Northern Ireland

Drugs shipment accused get High Court bail

Belfast court complex

Two men who allegedly acted as couriers for a gang trying to import millions of pounds worth of drugs into Northern Ireland have received High Court bail.

Michael Rainey, 48, and Scott Sotheron, 39, face charges connected to a single seizure of £600,000 of herbal cannabis in County Antrim.

But their co-accused Edward Cameron, 53, was refused bail amid claims he acted as an organiser in the operation.

All three men were arrested in Northern Ireland and Manchester last week.

Each of them is charged with conspiracy to supply and being involved in the supply of Class B drugs.

The consignment of cannabis recovered in the Seven Mile Straight area in September 2013 forms part of a year-long police investigation.

A crime gang is allegedly behind wider attempts to ship major amounts of drugs across the Irish Sea.

In total, police have recovered cannabis and cocaine valued at more than £2.1m in six interventions at different locations.

Telephone, surveillance and CCTV evidence has been compiled against the accused, a judge was told.

The cannabis haul was on a lorry allegedly brought across on a ferry from Scotland by Mr Rainey, of Mark Street in Newtownards, County Down.

It was then handed over to the occupants of a car being driven by Mr Cameron, from Glenbank Drive in Belfast, police claimed.

From there, the batch was eventually moved to an address at Seven Mile Straight.

Mr Sotheron, of Walmersley Road in Bury, Lancashire, had allegedly met up with Mr Rainey in the Scottish borders area two days earlier.

'Bottom of the operation'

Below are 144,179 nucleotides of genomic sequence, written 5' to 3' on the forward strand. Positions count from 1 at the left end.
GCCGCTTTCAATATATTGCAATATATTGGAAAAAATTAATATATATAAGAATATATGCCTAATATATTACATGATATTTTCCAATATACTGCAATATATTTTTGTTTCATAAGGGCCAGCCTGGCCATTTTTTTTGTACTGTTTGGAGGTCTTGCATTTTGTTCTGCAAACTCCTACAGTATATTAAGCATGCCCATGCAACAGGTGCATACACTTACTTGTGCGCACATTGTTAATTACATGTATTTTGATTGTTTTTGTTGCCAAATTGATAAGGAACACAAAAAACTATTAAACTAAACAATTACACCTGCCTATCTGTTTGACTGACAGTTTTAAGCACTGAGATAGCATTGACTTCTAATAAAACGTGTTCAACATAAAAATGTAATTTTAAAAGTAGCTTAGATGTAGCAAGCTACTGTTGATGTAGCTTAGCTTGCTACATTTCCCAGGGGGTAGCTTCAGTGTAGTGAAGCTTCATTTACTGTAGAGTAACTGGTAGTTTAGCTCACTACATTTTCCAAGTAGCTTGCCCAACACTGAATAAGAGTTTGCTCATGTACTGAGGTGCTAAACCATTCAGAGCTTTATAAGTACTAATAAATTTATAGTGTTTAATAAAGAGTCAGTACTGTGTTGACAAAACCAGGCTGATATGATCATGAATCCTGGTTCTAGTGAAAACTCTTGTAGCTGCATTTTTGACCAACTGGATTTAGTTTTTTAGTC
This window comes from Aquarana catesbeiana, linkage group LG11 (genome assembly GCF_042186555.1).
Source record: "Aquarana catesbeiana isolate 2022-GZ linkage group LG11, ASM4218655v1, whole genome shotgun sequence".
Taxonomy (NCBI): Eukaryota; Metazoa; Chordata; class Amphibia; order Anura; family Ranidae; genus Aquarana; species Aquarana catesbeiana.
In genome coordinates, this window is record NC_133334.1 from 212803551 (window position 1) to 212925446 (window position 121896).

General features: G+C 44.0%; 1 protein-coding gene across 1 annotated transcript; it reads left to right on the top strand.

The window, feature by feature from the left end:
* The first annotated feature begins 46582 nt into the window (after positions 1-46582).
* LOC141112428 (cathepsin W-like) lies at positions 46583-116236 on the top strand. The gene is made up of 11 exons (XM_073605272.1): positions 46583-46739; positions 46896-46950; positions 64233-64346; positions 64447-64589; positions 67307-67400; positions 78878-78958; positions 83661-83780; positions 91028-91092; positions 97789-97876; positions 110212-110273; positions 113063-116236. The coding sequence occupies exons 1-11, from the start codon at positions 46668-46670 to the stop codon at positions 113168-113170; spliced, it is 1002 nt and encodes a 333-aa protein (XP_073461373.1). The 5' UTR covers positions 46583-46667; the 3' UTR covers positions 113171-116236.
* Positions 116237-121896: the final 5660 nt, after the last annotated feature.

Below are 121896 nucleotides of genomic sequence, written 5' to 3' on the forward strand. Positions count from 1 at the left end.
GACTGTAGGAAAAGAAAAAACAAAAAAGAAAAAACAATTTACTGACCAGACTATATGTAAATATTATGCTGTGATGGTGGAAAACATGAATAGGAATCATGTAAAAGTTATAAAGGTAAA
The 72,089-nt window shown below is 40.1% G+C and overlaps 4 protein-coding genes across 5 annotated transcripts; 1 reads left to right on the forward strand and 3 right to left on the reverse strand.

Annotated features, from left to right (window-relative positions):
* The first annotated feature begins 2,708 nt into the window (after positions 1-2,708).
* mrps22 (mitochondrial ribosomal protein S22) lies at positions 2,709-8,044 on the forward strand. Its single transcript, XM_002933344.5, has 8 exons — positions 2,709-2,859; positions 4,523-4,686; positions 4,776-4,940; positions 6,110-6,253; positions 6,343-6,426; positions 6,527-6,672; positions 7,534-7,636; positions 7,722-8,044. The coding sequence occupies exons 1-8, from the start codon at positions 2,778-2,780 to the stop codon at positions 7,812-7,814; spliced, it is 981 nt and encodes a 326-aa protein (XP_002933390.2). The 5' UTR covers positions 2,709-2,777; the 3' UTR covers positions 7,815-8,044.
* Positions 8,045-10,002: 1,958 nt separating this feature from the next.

The Englishman's DNA has been found on a hold-all linked to the seizure, according to police.

Counsel for Mr Rainey said he had made admissions during interviews and claimed to have acted under duress.

He told police a man approached him in the ferry toilets, handed him a mobile phone and threatened him into making a collection in Carlisle, it was claimed.

Mr Sotheron's barrister argued that his alleged role was at the bottom of the operation.

He is currently undergoing treatment for an addiction to morphine that developed after a motorbike accident, the court heard.

A lawyer representing Mr Cameron said there had been no suggestion of any further offending in the 13 months since the seizure was made.

The accused's sister was also willing to put up a £10,000 cash surety to secure his release.

But setting out the alleged different roles between the three men, prosecution counsel claimed: "Rainey and Sotheron were couriers, Cameron would have been organising the operation from the Northern Irish side."

Ruling on the three bail applications, the judge escribed the drugs importation as the work of a well-organised gang.

"It appears that it's part of a network or operation which would have been ongoing, on many occasions, in distributing drugs throughout the UK and more importantly in bringing them into Northern Ireland," he said.

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